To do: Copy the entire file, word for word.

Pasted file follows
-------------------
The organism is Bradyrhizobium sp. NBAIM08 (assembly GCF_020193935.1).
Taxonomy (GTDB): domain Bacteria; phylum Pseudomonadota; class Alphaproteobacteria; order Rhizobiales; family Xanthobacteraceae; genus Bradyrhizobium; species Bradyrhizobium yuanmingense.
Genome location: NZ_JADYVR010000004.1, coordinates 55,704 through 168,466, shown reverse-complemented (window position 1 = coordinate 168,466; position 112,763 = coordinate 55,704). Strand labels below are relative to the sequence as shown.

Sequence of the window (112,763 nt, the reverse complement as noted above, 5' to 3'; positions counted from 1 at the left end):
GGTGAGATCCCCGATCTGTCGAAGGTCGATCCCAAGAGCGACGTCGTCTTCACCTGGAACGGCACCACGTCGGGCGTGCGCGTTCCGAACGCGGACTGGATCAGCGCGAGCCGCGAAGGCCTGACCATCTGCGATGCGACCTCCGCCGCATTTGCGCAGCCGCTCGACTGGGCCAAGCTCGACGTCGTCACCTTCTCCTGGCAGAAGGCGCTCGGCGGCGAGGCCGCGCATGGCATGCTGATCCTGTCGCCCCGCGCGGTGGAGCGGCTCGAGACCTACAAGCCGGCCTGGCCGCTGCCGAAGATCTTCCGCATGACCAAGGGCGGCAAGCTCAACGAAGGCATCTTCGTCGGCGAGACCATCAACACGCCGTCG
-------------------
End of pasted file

The organism is Bradyrhizobium sp. NBAIM08 (assembly GCF_020193935.1).
Taxonomy (GTDB): domain Bacteria; phylum Pseudomonadota; class Alphaproteobacteria; order Rhizobiales; family Xanthobacteraceae; genus Bradyrhizobium; species Bradyrhizobium yuanmingense.
Genome location: NZ_JADYVR010000004.1, coordinates 55,704 through 168,466, shown reverse-complemented (window position 1 = coordinate 168,466; position 112,763 = coordinate 55,704). Strand labels below are relative to the sequence as shown.

Sequence of the window (112,763 nt, the reverse complement as noted above, 5' to 3'; positions counted from 1 at the left end):
GGTGAGATCCCCGATCTGTCGAAGGTCGATCCCAAGAGCGACGTCGTCTTCACCTGGAACGGCACCACGTCGGGCGTGCGCGTTCCGAACGCGGACTGGATCAGCGCGAGCCGCGAAGGCCTGACCATCTGCGATGCGACCTCCGCCGCATTTGCGCAGCCGCTCGACTGGGCCAAGCTCGACGTCGTCACCTTCTCCTGGCAGAAGGCGCTCGGCGGCGAGGCCGCGCATGGCATGCTGATCCTGTCGCCCCGCGCGGTGGAGCGGCTCGAGACCTACAAGCCGGCCTGGCCGCTGCCGAAGATCTTCCGCATGACCAAGGGCGGCAAGCTCAACGAAGGCATCTTCGTCGGCGAGACCATCAACACGCCGTCG